Javornik Ghost Town - Czech Republic
Javornik lies in the foothills of Rychlebske Hory and first appeared as a settlement surrounding a medieval fortress from which it got its name; Jauernig. Over the centuries it has had more than its share of misfortune and its population has risen and fallen dramatically many times. It could have been labelled a ghost town for much of its history but is today enjoying a period of renaissance.
After auspicious beginnings watched over by the fortress, the town fell victim to the destruction of the Hussite Wars. For four years from 1428 until 1432 it was under siege by the Hussites who, upon finally gaining victory, left the village and its fortress in ruins. Thus it stayed for a century with only the odd villager eking out an existence between the rubble of the settlement. Then in the 16th century, Jan Thurzo, the Prince-Bishop of Breslau built a magnificent castle called Johannesberg and the village sprang to life again. During his tenure, the village grew to prominence after silver and iron deposits were discovered in the area. In the middle of the century it gained town status and a school was built for its younger inhabitants.
Luck was not on its side though for 25 years on, a huge fire ravaged the town and for years it remained a broken reminder of the good times that had been. Gradually it was rebuilt on the fortunes of the mining industry until the advent of the Thirty Years War. In 1646 the war arrived on Javornik’s doorstep and it was virtually erased from the map. This time it took eight years and the passing of the war to see the town rise again. It became yet more prosperous and gained a church, school, town hall and brewery.
Better times followed for the town, even though it found itself on the side of the losers in the First Silesian War. Whilst most of Silesia was ceded to Prussia, Javornik and Bohemian Silesia stayed part of the Habsburg Empire.
In the mid 18th century the town became the diocesan seat for Breslau and the centre of local government for the principality of Neisse-Grottkau. The Prince-Bishop of Breslau moved his court to Johannesberg Castle and the town became the cultural capital of Upper Silesia.
At the start of the 19th century, Javornik was the biggest urban settlement in the region and very prosperous. Gentry from Silesia chose the town for their homes to be close to the cultural centre of the Silesian universe.
True to form, the golden age did not last and again it was fire that put paid to the town’s ambitions. In 1825 a devastating fire ravaged the town, destroying over a hundred of its buildings including the town hall, church and most of Javornik’s industry. This time the town had the wealth to rebuild itself more quickly but something of the spirit and joie-de-vivre of the town died in the fire. Although the town was rebuilt, it never regained its status. Most of the industries that brought its wealth never fully recovered and the town became once again dependent on forestry and mining even following the extension of the railway system that linked it to the rest of the Austro-Hungarian Empire. In 1880 the population had dropped to 3,362 citizens, all of whom were German speaking. The decline continued in the early part of the 20th century until in 1910 the population stood at a little over 2,000.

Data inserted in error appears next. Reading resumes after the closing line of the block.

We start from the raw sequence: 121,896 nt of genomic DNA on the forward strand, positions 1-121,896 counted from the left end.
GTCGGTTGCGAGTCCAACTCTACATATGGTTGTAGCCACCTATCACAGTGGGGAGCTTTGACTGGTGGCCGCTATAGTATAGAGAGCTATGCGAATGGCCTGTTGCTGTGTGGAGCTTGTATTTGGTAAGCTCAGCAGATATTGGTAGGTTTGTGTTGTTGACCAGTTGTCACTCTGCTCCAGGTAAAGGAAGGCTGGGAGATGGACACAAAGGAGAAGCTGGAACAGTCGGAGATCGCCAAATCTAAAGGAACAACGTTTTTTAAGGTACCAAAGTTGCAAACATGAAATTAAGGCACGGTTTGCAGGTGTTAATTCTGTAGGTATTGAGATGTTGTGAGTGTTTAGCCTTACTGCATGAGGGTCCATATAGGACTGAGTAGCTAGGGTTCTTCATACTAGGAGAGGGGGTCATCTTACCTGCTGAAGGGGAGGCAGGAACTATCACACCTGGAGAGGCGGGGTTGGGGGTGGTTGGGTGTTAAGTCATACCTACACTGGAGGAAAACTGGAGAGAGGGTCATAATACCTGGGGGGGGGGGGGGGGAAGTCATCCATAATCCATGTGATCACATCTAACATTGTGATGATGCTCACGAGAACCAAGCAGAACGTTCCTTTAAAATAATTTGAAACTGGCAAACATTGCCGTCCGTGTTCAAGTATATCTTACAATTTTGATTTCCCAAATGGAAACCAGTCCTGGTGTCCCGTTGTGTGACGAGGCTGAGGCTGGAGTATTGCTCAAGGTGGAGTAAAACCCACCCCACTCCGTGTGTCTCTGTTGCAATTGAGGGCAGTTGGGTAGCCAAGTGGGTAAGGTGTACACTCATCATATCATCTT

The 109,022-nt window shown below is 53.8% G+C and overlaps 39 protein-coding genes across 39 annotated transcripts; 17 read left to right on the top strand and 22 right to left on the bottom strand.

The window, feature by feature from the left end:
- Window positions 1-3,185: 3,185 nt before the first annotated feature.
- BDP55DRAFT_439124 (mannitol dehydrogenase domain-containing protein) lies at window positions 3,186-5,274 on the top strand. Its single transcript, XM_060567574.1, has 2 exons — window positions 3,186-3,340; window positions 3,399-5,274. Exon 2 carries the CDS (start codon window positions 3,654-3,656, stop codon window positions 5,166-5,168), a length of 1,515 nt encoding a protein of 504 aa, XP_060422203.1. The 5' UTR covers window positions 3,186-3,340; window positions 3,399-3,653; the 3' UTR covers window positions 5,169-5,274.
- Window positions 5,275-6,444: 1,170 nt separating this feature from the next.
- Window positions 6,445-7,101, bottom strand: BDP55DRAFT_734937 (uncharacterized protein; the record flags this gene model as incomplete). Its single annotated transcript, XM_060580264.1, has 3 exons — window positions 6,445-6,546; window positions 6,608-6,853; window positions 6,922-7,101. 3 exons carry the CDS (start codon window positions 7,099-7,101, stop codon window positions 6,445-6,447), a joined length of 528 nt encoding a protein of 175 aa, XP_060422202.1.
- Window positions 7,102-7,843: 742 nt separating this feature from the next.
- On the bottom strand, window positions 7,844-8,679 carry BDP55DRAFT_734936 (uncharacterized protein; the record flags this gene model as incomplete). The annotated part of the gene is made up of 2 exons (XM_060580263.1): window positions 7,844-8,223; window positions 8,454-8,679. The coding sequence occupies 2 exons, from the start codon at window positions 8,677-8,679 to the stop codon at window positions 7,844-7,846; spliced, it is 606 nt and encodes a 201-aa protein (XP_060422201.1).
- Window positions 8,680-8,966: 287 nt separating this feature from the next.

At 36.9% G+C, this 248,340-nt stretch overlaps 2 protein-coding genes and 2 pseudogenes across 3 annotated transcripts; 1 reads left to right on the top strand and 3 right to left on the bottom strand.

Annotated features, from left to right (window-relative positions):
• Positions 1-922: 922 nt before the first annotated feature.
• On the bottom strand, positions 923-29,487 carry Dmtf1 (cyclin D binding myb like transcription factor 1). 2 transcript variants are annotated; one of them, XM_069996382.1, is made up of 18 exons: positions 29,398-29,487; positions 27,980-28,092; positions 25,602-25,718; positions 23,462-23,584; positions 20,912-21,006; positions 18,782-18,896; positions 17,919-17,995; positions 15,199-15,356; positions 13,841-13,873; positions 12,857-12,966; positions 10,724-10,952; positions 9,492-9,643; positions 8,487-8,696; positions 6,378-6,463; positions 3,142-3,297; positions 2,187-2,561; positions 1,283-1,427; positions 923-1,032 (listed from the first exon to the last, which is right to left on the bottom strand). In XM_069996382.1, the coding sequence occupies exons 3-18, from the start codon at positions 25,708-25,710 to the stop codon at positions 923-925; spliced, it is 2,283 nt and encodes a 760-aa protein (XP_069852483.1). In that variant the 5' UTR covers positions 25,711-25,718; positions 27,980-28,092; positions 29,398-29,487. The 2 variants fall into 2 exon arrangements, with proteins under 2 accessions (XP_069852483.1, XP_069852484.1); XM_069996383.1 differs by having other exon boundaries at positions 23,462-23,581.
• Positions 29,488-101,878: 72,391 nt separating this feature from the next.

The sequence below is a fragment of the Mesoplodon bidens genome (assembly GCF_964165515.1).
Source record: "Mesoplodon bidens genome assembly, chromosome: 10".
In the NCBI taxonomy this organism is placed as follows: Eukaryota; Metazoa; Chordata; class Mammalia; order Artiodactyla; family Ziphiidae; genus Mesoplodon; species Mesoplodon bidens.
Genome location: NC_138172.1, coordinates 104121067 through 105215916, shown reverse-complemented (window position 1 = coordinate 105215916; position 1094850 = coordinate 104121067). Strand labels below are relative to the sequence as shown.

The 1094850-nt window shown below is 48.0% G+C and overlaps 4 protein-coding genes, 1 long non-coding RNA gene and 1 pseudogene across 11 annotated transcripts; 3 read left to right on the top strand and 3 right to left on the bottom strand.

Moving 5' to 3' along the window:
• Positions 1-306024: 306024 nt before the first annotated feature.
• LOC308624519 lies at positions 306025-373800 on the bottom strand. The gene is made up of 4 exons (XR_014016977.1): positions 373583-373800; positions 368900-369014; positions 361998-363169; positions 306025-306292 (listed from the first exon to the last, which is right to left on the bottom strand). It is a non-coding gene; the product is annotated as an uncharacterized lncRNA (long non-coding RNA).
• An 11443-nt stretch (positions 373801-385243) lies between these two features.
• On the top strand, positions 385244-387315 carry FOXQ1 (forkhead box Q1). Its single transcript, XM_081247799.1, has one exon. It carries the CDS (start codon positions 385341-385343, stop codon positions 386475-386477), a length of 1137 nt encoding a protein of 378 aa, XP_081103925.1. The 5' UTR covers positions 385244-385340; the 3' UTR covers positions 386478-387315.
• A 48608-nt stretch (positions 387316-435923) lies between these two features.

After 1945, under the terms of the Beneš decrees, the German townsfolk were forced to leave what was now Czechoslovakia. The effect was that most of the inhabitants were forced to leave, being sent to interment camps. Others were beaten and killed by militias and paramilitary groups bent on revenge or the communist party members loyal to the Red Army. As with the persecution of the Jews by Hitler, a guardian angel sprung up in the form of Cardinal Adolf Bertram and the Wittelsbachs, a noble German family with influence in the area. Working secretly, they helped many ethnic German families to escape persecution and death by smuggling them to Austria, Switzerland and the UK. By 1947 the whole of the German population of Javornik had left the town and their property was given or sold to Czech and Slovak citizens under the new government’s population programs.
Further hardship was endured by the townspeople following the Communist coup in 1948, privately owned land was confiscated and industry collapsed, being moved to the cities by the authorities. Despite state intervention, times remained hard for the inhabitants and by the time of the Velvet Revolution in 1989, the only industry in the town had closed. As capitalism grew in the liberated country, tourism became the growth industry playing on Javornik’s pretty charm. Now it is thriving and developing into the regional force it had been in centuries past.